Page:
‘Attorney-Client Privilege’ examined in webcast

American Law Institute Continuing Legal Education will present the webcast “Attorney-Client Privilege: Express, Implied, and Subject Matter Waivers” on Thursday, April 11, from noon to 1:30 p.m.

The attorney-client privilege is a sacred aspect of the attorney-client relationship; it enables the client to make full disclosures and assists the lawyer in better representing the client’s interests. One of the chief ways this protection is lost, however, is through a waiver. How do these waivers, intentional or inadvertent, come about, and how can attorneys protect against them?

This program will help attorneys to better understand the various kinds of privilege waivers, including express, implied, and subject-matter waivers; the circumstances that trigger them; and your disclosure obligations post-waiver.

This webcast, taught by a lawyer well-versed in the attorney-client privilege, confidentiality, and other ethics issues, addresses:

• Who can waive the privilege in a joint representation, corporate, or other context?

• Can you avoid a waiver by entering into a confidentiality agreement?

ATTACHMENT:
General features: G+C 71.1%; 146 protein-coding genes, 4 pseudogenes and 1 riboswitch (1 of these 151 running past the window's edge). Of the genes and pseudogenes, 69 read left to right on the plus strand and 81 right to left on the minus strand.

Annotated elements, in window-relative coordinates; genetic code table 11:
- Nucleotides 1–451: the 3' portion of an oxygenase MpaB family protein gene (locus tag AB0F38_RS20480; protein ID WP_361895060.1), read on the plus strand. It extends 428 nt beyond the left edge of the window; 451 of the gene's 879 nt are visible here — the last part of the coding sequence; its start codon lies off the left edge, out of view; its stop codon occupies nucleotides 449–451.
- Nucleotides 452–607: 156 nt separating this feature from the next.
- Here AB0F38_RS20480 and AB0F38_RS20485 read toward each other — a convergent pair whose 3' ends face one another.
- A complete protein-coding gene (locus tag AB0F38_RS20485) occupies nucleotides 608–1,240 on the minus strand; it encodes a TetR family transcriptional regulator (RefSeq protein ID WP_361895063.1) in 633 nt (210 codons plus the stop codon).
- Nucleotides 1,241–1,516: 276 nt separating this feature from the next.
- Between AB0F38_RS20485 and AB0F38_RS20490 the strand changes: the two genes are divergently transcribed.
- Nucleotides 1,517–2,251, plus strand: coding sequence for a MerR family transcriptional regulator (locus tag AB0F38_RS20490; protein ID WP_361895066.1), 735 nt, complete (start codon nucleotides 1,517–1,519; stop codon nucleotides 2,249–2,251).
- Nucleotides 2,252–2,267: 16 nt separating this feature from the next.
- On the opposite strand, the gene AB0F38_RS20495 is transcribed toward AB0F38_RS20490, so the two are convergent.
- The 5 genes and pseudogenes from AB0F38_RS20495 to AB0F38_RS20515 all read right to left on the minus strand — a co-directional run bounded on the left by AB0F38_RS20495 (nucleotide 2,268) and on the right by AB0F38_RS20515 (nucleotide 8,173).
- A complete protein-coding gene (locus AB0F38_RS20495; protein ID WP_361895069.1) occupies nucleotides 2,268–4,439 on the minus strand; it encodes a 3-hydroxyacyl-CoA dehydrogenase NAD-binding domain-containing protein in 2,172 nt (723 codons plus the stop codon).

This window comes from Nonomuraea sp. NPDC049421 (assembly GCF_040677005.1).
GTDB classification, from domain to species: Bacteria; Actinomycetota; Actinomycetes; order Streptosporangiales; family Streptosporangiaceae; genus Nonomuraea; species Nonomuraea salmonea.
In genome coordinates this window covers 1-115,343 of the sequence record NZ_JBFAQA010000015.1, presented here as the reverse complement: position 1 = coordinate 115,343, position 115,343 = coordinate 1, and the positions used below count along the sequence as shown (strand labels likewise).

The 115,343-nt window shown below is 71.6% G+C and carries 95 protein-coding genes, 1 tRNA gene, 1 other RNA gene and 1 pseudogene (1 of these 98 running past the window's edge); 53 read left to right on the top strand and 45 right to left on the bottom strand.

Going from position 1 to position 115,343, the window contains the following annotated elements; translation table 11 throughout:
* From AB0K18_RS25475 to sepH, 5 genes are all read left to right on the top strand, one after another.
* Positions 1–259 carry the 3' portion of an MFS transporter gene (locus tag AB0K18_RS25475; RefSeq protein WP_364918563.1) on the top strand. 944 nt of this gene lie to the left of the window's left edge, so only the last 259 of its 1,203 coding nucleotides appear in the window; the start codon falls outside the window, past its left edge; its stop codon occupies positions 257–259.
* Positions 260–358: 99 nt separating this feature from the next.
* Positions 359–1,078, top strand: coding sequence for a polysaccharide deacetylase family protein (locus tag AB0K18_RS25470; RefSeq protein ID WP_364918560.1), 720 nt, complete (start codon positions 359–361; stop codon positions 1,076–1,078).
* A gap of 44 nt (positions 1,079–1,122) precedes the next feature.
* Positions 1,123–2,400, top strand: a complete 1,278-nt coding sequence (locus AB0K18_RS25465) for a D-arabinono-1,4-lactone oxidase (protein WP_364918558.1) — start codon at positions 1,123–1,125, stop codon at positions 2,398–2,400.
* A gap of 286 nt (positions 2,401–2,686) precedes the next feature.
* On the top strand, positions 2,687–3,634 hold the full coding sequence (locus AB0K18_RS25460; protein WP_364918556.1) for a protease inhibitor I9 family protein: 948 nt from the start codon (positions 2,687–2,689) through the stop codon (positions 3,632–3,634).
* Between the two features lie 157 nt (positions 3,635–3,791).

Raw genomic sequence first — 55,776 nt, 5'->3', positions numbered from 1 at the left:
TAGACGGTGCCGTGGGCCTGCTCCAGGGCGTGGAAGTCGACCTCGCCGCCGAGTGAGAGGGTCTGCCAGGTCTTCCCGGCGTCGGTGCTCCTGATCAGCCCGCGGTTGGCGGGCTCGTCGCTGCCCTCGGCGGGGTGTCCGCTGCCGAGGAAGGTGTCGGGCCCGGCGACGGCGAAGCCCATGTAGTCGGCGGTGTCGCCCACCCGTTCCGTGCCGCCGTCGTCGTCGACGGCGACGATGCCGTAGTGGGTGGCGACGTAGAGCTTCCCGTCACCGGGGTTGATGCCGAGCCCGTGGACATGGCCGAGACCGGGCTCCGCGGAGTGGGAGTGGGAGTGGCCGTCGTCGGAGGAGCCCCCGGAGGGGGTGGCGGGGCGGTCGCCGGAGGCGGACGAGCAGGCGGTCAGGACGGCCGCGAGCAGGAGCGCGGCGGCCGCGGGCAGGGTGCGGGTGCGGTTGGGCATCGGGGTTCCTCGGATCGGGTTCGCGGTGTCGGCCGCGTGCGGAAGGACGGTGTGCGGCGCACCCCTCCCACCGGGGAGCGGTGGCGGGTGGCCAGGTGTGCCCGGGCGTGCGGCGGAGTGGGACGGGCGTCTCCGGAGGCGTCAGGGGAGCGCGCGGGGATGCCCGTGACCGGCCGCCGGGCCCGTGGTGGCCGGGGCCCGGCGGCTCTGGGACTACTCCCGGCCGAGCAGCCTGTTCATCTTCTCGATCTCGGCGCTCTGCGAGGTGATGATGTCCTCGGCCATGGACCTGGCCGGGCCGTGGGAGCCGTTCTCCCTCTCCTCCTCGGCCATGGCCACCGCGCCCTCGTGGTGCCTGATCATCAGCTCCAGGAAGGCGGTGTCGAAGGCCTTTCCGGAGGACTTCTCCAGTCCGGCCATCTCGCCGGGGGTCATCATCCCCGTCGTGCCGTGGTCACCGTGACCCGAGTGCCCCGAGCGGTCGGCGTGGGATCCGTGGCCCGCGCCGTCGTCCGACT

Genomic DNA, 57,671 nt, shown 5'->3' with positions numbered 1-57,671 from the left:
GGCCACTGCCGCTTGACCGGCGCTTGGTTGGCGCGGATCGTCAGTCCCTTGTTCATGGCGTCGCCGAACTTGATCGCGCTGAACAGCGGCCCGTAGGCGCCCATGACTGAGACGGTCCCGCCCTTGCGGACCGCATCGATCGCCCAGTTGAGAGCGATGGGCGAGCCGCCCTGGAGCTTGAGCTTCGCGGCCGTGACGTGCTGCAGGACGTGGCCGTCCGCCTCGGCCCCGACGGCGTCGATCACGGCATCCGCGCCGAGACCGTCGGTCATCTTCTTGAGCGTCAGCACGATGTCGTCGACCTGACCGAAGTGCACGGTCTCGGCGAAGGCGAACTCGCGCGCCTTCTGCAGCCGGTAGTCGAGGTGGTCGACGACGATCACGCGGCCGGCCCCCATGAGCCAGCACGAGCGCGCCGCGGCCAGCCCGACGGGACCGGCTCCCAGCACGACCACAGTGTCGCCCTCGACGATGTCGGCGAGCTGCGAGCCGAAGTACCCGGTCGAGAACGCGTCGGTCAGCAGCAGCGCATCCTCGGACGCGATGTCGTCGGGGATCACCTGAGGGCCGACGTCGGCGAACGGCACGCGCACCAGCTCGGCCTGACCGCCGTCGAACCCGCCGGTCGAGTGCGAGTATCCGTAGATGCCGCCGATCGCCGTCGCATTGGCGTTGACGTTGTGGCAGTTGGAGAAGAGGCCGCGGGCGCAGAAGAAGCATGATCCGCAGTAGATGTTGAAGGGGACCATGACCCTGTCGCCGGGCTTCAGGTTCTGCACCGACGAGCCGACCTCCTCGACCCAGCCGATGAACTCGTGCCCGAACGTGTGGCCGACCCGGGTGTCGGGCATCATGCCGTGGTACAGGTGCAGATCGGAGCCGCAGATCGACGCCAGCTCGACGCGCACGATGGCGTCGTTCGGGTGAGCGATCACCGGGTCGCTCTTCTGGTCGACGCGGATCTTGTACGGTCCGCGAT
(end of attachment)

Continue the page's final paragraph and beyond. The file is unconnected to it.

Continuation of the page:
• Does disclosing privileged communications to a family member waive the privilege?

• When does the accidental disclosure of a privileged communication cause a waiver?

• How do “joint defense/common interest” agreements work?

• Can you waive the privilege without disclosing any privileged communications?

• What is the “at issue” doctrine?

• If you waive the privilege, will you have to disclose more privileged communications on the same subject matter?

Questions will be submitted live to the faculty and all registrants will receive downloadable course materials to accompany the program.

Cost for the webcast is $249. To register, visit www.ali-cle.org.